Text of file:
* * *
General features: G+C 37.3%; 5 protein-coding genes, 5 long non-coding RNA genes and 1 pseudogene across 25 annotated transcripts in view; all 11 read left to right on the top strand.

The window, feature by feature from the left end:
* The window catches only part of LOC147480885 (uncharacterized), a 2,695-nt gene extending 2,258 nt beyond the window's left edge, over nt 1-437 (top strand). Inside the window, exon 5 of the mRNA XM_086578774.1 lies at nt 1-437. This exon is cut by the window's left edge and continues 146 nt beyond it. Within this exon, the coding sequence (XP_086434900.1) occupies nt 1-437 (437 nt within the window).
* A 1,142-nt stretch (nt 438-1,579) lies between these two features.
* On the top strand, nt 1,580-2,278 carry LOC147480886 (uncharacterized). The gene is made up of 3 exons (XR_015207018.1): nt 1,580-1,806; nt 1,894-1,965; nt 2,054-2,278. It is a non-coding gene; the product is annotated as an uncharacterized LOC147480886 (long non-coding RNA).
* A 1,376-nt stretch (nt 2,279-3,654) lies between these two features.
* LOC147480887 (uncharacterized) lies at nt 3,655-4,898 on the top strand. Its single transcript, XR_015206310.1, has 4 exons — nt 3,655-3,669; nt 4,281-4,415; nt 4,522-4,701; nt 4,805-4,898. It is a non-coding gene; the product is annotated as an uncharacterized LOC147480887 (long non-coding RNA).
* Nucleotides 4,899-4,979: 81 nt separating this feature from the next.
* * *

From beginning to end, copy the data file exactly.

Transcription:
General features: G+C 37.3%; 5 protein-coding genes, 5 long non-coding RNA genes and 1 pseudogene across 25 annotated transcripts in view; all 11 read left to right on the top strand.

The window, feature by feature from the left end:
* The window catches only part of LOC147480885 (uncharacterized), a 2,695-nt gene extending 2,258 nt beyond the window's left edge, over nt 1-437 (top strand). Inside the window, exon 5 of the mRNA XM_086578774.1 lies at nt 1-437. This exon is cut by the window's left edge and continues 146 nt beyond it. Within this exon, the coding sequence (XP_086434900.1) occupies nt 1-437 (437 nt within the window).
* A 1,142-nt stretch (nt 438-1,579) lies between these two features.
* On the top strand, nt 1,580-2,278 carry LOC147480886 (uncharacterized). The gene is made up of 3 exons (XR_015207018.1): nt 1,580-1,806; nt 1,894-1,965; nt 2,054-2,278. It is a non-coding gene; the product is annotated as an uncharacterized LOC147480886 (long non-coding RNA).
* A 1,376-nt stretch (nt 2,279-3,654) lies between these two features.
* LOC147480887 (uncharacterized) lies at nt 3,655-4,898 on the top strand. Its single transcript, XR_015206310.1, has 4 exons — nt 3,655-3,669; nt 4,281-4,415; nt 4,522-4,701; nt 4,805-4,898. It is a non-coding gene; the product is annotated as an uncharacterized LOC147480887 (long non-coding RNA).
* Nucleotides 4,899-4,979: 81 nt separating this feature from the next.